Astronomers take a second look at UGC 1382 — previously considered a typical elliptical galaxy — and reassess everything they know about its size, age, and formation.
We all know the story: a crazy scientist named Frankenstein creates a monster by assembling different human parts. Now, astronomers have found a similar “Frankenstein” galaxy about 250 million light-years away in a quiet and unremarkable neighborhood — but this Frankenstein is beautiful!
The monster galaxy, UGC 1382, was originally thought to be old, small, and typical of other elliptical galaxies. Several surveys done in the 2000s looked for structural features like star rings and bars but didn’t find anything other than a simple elliptical galaxy. Then Lea M. Hagen (Pennsylvania State University) noticed something interesting about UGC 1382 when her team was investigating star formation in early-type galaxies.
Using NASA’s Galaxy Evolution Explorer (GALEX), which images the universe in ultraviolet, they noticed UGC 1382 had very extended spiral arms. Further investigation using optical and infrared light observations showed it was actually ten times bigger than previously thought and, unlike most galaxies, its innermost stars are younger than the stars on the outskirts. It’s almost as if the galaxy had been built using spare parts — like Frankenstein.
"This rare 'Frankenstein' galaxy formed and is able to survive because it lies in a quiet little suburban neighborhood of the universe, where none of the hubbub of the more crowded parts can bother it," said Mark Seibert (Observatories of the Carnegie Institution for Science) in a press release. The galaxy is so delicate that even a small nudge from a neighboring galaxy would make it disintegrate.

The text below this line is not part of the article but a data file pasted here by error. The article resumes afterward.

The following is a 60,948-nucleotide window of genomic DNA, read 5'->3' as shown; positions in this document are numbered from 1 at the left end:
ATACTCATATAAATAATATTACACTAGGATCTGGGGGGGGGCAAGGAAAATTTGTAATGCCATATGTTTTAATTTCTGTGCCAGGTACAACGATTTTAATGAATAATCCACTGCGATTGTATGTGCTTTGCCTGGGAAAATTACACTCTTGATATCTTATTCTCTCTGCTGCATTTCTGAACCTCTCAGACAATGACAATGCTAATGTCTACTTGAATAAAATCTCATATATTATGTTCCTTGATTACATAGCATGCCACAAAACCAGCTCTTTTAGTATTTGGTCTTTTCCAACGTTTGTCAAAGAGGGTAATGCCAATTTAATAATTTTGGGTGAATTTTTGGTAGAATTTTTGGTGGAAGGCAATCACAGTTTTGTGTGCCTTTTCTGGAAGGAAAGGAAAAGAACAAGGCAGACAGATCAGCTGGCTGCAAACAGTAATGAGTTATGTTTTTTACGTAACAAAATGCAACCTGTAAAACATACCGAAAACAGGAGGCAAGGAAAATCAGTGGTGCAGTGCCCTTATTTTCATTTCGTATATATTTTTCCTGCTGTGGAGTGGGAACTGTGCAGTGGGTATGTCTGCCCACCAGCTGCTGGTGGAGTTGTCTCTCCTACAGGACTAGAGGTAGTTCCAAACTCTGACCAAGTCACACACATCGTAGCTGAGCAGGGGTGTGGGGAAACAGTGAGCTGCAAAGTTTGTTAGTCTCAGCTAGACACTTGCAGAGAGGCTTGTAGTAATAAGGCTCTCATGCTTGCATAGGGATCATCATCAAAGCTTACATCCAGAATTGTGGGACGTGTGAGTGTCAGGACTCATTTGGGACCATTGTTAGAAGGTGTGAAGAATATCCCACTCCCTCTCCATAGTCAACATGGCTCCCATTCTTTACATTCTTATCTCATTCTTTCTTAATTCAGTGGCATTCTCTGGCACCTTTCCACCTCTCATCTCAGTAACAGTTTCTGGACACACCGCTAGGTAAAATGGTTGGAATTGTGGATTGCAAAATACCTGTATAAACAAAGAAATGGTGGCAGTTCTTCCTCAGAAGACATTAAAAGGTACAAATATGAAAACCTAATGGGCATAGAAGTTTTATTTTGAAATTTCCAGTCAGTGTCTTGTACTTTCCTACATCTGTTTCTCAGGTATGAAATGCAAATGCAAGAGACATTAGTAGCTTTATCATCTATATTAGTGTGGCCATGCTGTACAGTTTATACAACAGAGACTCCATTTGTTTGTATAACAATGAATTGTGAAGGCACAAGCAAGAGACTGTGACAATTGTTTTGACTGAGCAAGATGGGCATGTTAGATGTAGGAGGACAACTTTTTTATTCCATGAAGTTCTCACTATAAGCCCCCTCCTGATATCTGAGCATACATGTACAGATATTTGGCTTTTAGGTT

In most galaxies, the innermost region forms first and has the oldest stars. As time goes on, newer stars form in the outer regions of the galaxy. But this wasn’t the case with UGC 1382. Instead of a crazy scientist putting pieces together, this unique galaxy may have been the result of separate entities merging together — each with its own history.
First, a group of dwarf galaxies composed mostly of gas and dark matter formed. A rotating galaxy without spiral arms, called a lenticular galaxy, came together nearby. Then, at least 3 billion years ago, the smaller galaxies fell into orbit around the lenticular, eventually becoming its spiral arms. This process would make the center of UGC 1382 younger than the spiral disk surrounding it.
But Lynn Matthews (Haystack Observatory) says one has to be cautious with this scenario. It’s difficult to find the precise age of a galaxy because stars form at different times and that process doesn’t always go smoothly. The amount of heavy elements, or metallicity, present in the galaxy can also impact the ages of the stars. “What the authors have shown so far is intriguing, and new observations to measure metallicity of the stars and gas in the different parts of this galaxy would be a very interesting next step,” she says.
Finding Similar Galaxies
At about 520,000 light-years across, UGC 1382’s spiral disk is roughly five times wider than the Milky Way’s* and, according to the study, is one of the three largest isolated disk galaxies known. The increasing availability of sensitive optical, ultraviolet, and hydrogen line observations of early-type galaxies may reveal more giant spirals like UGC 1382.
* Corrected, September 13, 2016: The original version of this sentence reported that UGC 1382 is 718,000 light-years across and therefore more than seven times wider than the Milky Way Galaxy; however, 718,000 light-years is the size of the neutral hydrogen (HI) gas disk, which extends much farther than a spiral galaxy's arms (the Milky Way's HI disk is about 230,000 light-years across, whereas its spiral arms span roughly 100,000 light-years).